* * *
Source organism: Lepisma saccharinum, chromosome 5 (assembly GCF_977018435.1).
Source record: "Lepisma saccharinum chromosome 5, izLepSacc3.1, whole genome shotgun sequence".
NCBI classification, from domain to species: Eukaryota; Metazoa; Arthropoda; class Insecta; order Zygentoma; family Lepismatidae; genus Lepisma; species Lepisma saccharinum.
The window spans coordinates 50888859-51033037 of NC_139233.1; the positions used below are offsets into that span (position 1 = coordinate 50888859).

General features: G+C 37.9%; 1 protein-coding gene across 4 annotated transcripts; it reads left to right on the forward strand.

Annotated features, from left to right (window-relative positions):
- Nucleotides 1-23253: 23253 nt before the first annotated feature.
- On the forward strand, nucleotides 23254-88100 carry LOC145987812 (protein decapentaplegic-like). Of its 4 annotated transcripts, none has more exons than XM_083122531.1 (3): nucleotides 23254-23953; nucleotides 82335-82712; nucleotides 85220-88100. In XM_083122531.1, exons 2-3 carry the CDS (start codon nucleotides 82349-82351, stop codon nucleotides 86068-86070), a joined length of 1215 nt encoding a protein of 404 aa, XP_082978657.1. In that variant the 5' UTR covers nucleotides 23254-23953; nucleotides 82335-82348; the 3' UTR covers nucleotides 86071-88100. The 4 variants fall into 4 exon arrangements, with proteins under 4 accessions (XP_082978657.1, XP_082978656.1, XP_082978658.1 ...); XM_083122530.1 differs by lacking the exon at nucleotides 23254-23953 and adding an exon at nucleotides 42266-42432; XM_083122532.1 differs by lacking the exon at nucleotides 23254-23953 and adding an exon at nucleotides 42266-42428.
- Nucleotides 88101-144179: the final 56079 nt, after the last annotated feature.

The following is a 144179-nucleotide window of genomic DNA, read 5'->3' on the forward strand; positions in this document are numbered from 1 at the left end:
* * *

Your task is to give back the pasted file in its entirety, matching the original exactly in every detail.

Source organism: Lepisma saccharinum, chromosome 5 (assembly GCF_977018435.1).
Source record: "Lepisma saccharinum chromosome 5, izLepSacc3.1, whole genome shotgun sequence".
NCBI classification, from domain to species: Eukaryota; Metazoa; Arthropoda; class Insecta; order Zygentoma; family Lepismatidae; genus Lepisma; species Lepisma saccharinum.
The window spans coordinates 50888859-51033037 of NC_139233.1; the positions used below are offsets into that span (position 1 = coordinate 50888859).

General features: G+C 37.9%; 1 protein-coding gene across 4 annotated transcripts; it reads left to right on the forward strand.

Annotated features, from left to right (window-relative positions):
- Nucleotides 1-23253: 23253 nt before the first annotated feature.
- On the forward strand, nucleotides 23254-88100 carry LOC145987812 (protein decapentaplegic-like). Of its 4 annotated transcripts, none has more exons than XM_083122531.1 (3): nucleotides 23254-23953; nucleotides 82335-82712; nucleotides 85220-88100. In XM_083122531.1, exons 2-3 carry the CDS (start codon nucleotides 82349-82351, stop codon nucleotides 86068-86070), a joined length of 1215 nt encoding a protein of 404 aa, XP_082978657.1. In that variant the 5' UTR covers nucleotides 23254-23953; nucleotides 82335-82348; the 3' UTR covers nucleotides 86071-88100. The 4 variants fall into 4 exon arrangements, with proteins under 4 accessions (XP_082978657.1, XP_082978656.1, XP_082978658.1 ...); XM_083122530.1 differs by lacking the exon at nucleotides 23254-23953 and adding an exon at nucleotides 42266-42432; XM_083122532.1 differs by lacking the exon at nucleotides 23254-23953 and adding an exon at nucleotides 42266-42428.
- Nucleotides 88101-144179: the final 56079 nt, after the last annotated feature.

The following is a 144179-nucleotide window of genomic DNA, read 5'->3' on the forward strand; positions in this document are numbered from 1 at the left end: